Mike Prysner is a recent veteran who was unable to find a job after coming home from service despite his best efforts. This is due to the lack of transition we have for our veterans in translating their combat skills to today’s world. Veterans are twice as likely to be unemployed, and 20% of those unemployed in this country are actually female veterans. This should not be the case for our hardworking brothers and sisters who come back after service to this country. This should be recognized.
Ingela Dahlgren had a few stories to share about the cases she has witnessed as a nurse, such as seeing four little girls come in progressively ill from a cold transforming into bronchitis and infections simply because their father and mother were unable to take any days off without risking being laid off. Another gentlemen lost his foot from progressive development of diabetes because he was unable to take off his work to get it checked out. The tragedy is that his right foot was his source of livelihood for controlling the forklift. She also spoke of her co-worker Rosa, who continually had to come in sick because her contracting company did not allow paid sick leave. It is unacceptable for any individual to disregard health issues for themselves or their family because their employers refuse to recognize the importance of personal safety and health. This is a grave disregard.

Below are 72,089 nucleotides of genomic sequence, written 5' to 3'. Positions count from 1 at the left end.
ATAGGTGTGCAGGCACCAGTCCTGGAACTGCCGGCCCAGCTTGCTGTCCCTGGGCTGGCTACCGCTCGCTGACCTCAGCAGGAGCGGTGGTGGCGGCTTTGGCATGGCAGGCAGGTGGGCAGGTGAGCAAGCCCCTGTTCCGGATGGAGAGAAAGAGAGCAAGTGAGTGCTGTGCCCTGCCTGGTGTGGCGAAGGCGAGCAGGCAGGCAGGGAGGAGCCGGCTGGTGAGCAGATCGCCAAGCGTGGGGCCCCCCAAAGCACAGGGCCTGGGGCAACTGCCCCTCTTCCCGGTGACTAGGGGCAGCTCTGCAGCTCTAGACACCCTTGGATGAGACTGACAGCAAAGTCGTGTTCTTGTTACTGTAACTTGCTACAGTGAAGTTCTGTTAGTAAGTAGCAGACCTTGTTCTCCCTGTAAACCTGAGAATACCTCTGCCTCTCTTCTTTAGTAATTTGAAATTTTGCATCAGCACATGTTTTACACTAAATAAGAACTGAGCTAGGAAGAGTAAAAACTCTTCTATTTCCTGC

Lupe Galindo had a particularly emotional testimony as a student who was born and raised in SFV. She comes from a family who has struggled and her father was a victim of wage theft, the illegal withholding of wages or benefits that are rightfully owed. She told us all that, “I know there are families everyday who attend to others but cannot attend to themselves or their own family.” This is injustice.
Laura Macias had much to say in Spanish that was fortunately translated for all of us to understand, including her two children proudly listening in. She currently works at two separate McDonalds despite their poor treatment and stressful work environment. She has lived in Pacoima for 10 years and recalled that before moving there, all she heard about were how many problems there were in Pacoima, but that this wasn’t true in actuality. Their local high school graduation rate happens to be over 99%, one of the highest in the nation, with 95% going on to college, a true example of what community service and goodwill can accomplish. One day, when Laura asked her employer if she could leave her shift early to take her sick son to see the doctor, she was coldly told she would have to let them know a month in advance. Despite being an upstanding employee, her management retaliated by lowering her hours and not providing a single raise for three years. When the minimum wage was finally raised in 2009, her wage received only a .05 cent increase to match. Despite her calm poise at sharing this event, the shock and fury of the crowd was palpable . This cruel behavior should never be tolerated in the workplace and these corporations should be held accountable for their inhumane attitudes towards the employees who make their success possible. This will change.
By the end, we were all in agreement that this is our time to speak powerfully and that we should be proud to share our stories, never ashamed. Indeed, it is our right to live a good life, to be able to spend time with our families, and live stress free. As a union of California nurses, we are committed to standing up for the rights of all individuals and protecting their health and safety, including raising the minimum wage to provide relief to those who may be suffering. There is a shift developing; locally, nationally, and globally. This is just the beginning.